Sunday Salon: New Books for April

The Sunday Salon.com Welcome to the Sunday Salon! Also submitted to Mailbox Monday hosted by Mari Reads. Visit to see the new books of other bloggers.

A few surprises plus two books I requested and got! How cool is that?

First the surprises:



Title: Paper: An Elegy by Ian Sansom
Published October 25, 2012; Fourth Estate
Book description: A history of paper, in all its forms and functions. Both an international cultural study and a series of personal reflections on the meaning of paper, the book is a timely meditation on the very paper it's printed on.


Title: Out of Range: A Novel by Hank Steinberg
Publication: June 4, 2013; ARC from William Morrow
Book description: In Uzbekistan, journalist Charlie Davis was wounded when the government fired on a group of protestors he was covering on assignment. He and his pregnant wife, Julie, barely escaped. Years later on a trip to Disneyland with their children, Julie vanishes. Charlie soon discovers this isn’t a random abduction and Julie isn’t who she seems to be. She’s been harboring dark secrets that have come back to terrorize them.

Ooh, suspenseful. Can't wait to read it!

Two books I hoped to get:


Title: The Cooked Seed: A Memoir by Anchee Min
To be published May 7, 2013; ARC from Bloomsbury
Book description: In 1994, Anchee Min made her literary debut with a memoir of growing up in China during the violent trauma of the Cultural Revolution, Red Azalea. The book propelled her career as a critically acclaimed author.Twenty years later, Min returns to the story of her own life as an immigrant to the U.S., from the deprivations of her homeland to the sudden bounty of America, without language, money, or a clear path.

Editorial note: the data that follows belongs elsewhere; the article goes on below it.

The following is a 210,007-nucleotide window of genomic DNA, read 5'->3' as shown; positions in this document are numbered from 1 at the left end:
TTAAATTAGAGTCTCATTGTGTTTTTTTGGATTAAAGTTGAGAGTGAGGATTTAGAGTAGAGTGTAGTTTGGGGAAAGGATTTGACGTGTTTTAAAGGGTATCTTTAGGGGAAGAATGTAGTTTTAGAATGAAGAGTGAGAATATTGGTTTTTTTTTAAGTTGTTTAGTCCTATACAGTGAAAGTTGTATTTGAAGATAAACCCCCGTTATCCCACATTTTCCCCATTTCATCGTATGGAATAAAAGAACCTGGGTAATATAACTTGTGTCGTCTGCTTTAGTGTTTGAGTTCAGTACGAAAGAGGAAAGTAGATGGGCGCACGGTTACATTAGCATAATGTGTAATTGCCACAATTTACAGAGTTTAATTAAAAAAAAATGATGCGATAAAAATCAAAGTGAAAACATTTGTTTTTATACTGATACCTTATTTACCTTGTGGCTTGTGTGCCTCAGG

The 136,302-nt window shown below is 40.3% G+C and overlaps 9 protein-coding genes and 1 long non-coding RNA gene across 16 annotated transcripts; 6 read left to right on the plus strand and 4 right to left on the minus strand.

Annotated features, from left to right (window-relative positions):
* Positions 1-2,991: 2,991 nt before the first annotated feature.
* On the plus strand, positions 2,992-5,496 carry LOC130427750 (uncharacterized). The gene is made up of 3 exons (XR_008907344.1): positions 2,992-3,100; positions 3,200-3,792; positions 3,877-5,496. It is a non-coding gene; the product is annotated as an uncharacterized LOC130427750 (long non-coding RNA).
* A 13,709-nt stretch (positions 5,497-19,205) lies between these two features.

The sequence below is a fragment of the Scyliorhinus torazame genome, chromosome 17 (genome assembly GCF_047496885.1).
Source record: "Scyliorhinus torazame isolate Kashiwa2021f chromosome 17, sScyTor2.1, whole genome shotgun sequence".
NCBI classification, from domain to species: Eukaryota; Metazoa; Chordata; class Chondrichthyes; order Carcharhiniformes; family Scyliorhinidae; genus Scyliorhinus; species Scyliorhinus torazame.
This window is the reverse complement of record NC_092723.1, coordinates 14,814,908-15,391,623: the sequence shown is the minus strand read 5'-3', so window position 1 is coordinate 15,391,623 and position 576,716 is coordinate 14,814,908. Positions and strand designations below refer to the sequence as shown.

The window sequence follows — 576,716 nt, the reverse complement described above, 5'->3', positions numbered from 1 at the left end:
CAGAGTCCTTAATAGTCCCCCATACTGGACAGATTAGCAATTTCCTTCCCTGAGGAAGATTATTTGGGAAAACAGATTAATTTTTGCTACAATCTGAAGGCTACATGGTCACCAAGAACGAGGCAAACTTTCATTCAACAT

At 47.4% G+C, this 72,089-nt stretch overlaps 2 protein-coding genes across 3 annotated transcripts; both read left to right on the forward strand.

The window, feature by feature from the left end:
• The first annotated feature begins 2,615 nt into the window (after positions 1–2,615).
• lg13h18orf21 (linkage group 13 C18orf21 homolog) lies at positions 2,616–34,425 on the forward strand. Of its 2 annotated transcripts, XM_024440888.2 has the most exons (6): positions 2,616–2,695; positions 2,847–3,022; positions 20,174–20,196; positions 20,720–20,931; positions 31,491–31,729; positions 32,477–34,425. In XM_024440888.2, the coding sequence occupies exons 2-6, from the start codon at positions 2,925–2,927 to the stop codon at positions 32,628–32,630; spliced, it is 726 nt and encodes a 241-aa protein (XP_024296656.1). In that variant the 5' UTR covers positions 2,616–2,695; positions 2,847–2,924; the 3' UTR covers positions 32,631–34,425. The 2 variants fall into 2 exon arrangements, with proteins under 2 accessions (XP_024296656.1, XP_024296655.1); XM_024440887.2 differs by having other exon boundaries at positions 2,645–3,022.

Title: A Natural History of Dragons: a Memoir by Lady Trent by Marie Brennan
Published February 5, 2013; Tom Doherty Associates
Book description:  All the world, from Scirland to the farthest reaches of Eriga, know Isabella, Lady Trent, to be the world’s preeminent dragon naturalist. She is the remarkable woman who brought the study of dragons out of the misty shadows of myth and misunderstanding into the clear light of modern science. A science fiction and fantasy novel.

Now if these don't pique your curiosity, as they do mine....

What's your Sunday like? 

Apr 5, 2013

Book Review: The Boreal Owl Murder by Jan Dunlap


When I found this free on Kindle, free for a time anyway, I thought it would be a good book to get ready for the bird watching season around Lake Erie, during the annual warbler migration in May.  I really enjoyed the book.

In Minnesota, high school counselor Bob White finds a Boreal owl researcher's body in the deep woods. Bob had gone in the middle of the night to the nature preserve to catch a glimpse of the elusive owl.  After discovering the body, Bob becomes a target too for someone who wants to keep him away from the owl's habitat deep in the woods.

I liked the plot, especially since I could not guess the real culprits or the motives. It kept me reading along. There is also a lot of humor in the dialogue, which lightens up the book quite a bit. I only wish the cover had a better drawing of the owl! I hope to find and read more in the series.

Book description from goodreads: "Birding, the gentle pastime of watching birds, can at times become a competitive sport. Even at its worst, though, when birders don't give out information of their sightings and try to sidetrack other birders, it seldom rises to the level of serious harm, usually. But when Bob White, a mannered school councilor and dedicated weekend birder, finds a body on a birding trip, the idea that there's an exception to every rule gets hammered home."

Title: The Boreal Owl Murder: Bob White Murder Mystery #1 by Jan Dunlap
Published September 1, 2008; Kindle edition
Source: free on Kindle

Here is the Cornell University photo and description of the Boreal Owl:

Cornell Lab of Ornithology 
"A small owl of boreal and montane forests, the Boreal Owl is found throughout Alaska and Canada, and across northern Eurasia, as well. It is found in the lower 48 states only in the mountains of the West, in extreme northern Minnesota, and as an occasional winter visitor to the northern states."